Monday, April 30, 2012

Duvet days and joyful riots!

Last week we had a couple of dull days and the promise of rain. The ideal time for me to transplant my hardened off tomatoes and peppers into their new bed. I like to transplant before a rain-shower, when possible, to give my babies a chance to get really soaked in.

The day was so dull that even the poppies where having a duvet day and not even bothering to unfurl.
I had approached my bed building in a very lazy manner - I simply threw horse manure over the mulch that was there. I maybe should have dug it through the soil beneath, because I had forgotten how deep I plant the tomatoes. I hope they will be able to root in the deeper more solid packed soil. The top 4-6 inches is still loose enough and should be fine.... I hope!
I'm experimenting with straw bale gardening, basically because I had a bale of straw left over from the crib at Christmas. It is essential to use straw as hay has seeds in it, and straw is cheaper anyway. Also you have to leave the straw to weather. Mine has been sitting outside since December, so it is starting to compost in the middle. I will add some fish emulsion too to "lace" it with nitrogen.

I had planned to made a little trough in the top of the bale and fill it with soil and then plant some seedlings but it was really hard cutting through the straw. I even resorted to using a saw, but it was still slow work.
Eventually I made a 4' hole - big enough for a tomato seedling. The straw that came from a hole expanded to nearly fill a bucket!
I planted two tomato seedlings in the bale -one at each end. I may even add a winter squash, something that vines, later.

As soon as I'd finished it rained for the rest of the evening.

In the days that followed the sun came back out and the garden celebrated with a joyous riot of blossom. The poppies opened up and I caught this bumble bee practically rolling in the anthers!

 The monkeyflower bush amped up it's profusion of blossom to near gaudy extremes.
 The Chinese houses are blooming lovely!
I'm particularly proud of the foxgloves that I grew from dust-like seeds. They were the first seeds I'd sown that needed sunlight for germination.
I have a particular fondness for bell shaped flowers, and foxgloves are a reminder of home. I have them planted in the shady, part of my garden that receives regular water, right along the front of the house to give it that cottage garden look.
Everywhere I look, the garden is bursting out in blossom. In the foreground are irises and the color is repeated in the sweet-pea patch against the back fence.
Some of the irises have come up pink and purple. I love this combination.
And in a forgotten corner a broken pot, left for dead, has sprung back to life. It seems there is no such thing as an annual when the weather is a lovely as it is here!
Just when I thought that my garden was at it's most beautiful in April, May is promising big things!

Byddi Lee

Saturday, April 21, 2012

Advertising California Native Plant Week

My garden has been celebrating California Native Plant Week by not just blooming profusely,  but  by producing blooms on plants that I have on several occasions given up on.

This was labels as a Western Columbine when I bought it at a native plant nursery. It was hard to spot much of last summer, with just a hint of life in its slowly growing leaves. When it blossomed I was surprised that it was all white. I'm hoping it . This year it is definitely at the top of my favorite blossoms list, with its deep nectar reservoirs for feeding hummingbirds protruding out behind the flower, adding to its intricate and complex shape. It may not be the native plant I was hoping for but it looks too pretty to remove. Any thoughts?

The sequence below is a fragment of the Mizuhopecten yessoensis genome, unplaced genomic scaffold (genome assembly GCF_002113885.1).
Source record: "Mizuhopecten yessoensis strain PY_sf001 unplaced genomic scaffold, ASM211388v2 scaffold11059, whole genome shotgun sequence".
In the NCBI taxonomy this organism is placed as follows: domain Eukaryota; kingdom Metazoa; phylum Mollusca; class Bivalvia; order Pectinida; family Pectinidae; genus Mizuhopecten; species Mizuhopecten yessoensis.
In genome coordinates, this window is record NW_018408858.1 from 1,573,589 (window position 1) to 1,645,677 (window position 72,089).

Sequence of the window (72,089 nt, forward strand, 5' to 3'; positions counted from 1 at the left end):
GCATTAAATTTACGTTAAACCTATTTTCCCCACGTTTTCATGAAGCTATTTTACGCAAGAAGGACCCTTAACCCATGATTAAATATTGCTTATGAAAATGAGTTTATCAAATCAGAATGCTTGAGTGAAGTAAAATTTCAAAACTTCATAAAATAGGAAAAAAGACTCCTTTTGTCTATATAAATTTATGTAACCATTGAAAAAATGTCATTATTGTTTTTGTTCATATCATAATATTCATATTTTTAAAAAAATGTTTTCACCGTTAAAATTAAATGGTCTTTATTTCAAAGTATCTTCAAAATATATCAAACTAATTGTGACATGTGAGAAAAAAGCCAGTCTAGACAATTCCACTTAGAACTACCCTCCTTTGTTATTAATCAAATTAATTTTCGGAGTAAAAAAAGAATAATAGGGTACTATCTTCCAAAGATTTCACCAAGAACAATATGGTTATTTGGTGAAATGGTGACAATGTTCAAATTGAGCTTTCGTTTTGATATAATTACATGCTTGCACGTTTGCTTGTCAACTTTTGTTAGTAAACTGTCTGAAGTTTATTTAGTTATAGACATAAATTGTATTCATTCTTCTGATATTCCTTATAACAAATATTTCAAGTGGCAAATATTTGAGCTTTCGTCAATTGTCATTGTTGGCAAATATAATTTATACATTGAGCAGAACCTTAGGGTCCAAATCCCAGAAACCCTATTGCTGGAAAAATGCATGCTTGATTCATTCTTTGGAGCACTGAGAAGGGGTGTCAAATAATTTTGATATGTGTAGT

This is a shot of the entire plant. Its foliage is quite nondescript and this one is about 12 inches high.
The bush monkey flower, Mimulus aurantiacus, has begun to blossom. Last year this kept flowering almost until the end of August. This enhance any garden all summer long.
The blue-eyed grass, Sisyrinchium bellum, grows in a swath around the little brick wall that retains the slope of the garden. These cheerful blooms are great for borders.
In one line of sight you can see 5 different colors of blossoms, from the blur of blue eyed grass in the foreground, past the creamy yellow of the bush monkey flower and the pink checker bloom. Of course the poppy's vibrant orange steals the show, but just behind it is the demure white of the Western(?) Columbine.
Here's a closer look at the checker bloom, Sidalcea malvaeflora.
Tucked in against the wall of railway sidings the blue flax, Linum lewisii, has blossomed for the first time ever too. I started these from seed and am so pleased to see them blossoming in a "proud parent" kind of way!
The bush anemone, Carpenteria californica, was once described some where as a plant to "brighten up a dark corner" and it certainly lived up to that reputation.
I wanted my native garden to showcase native plants that could produce as pretty a garden as non-native blooms are know for. I think that as these plats have certainly accomplished this. I hope that folks who are nervous about moving away from "conventional" plants in their yards will see that native gardens don't have to be about wild-looking, meadow-like landscapes.

Every native garden is an advertisement for planting with natives, and with that in mind, think about keeping your native garden so that your neighbors and all who pass by it will admire it and be inspired to venture into the realm of going native.

To view other native gardens you can go on the Going Native Garden Tour this weekend. You need to register first but it's simple and free. Just go to their web page.

There is a CNPS Native Plant Sale at Hidden Villa today too.

Byddi Lee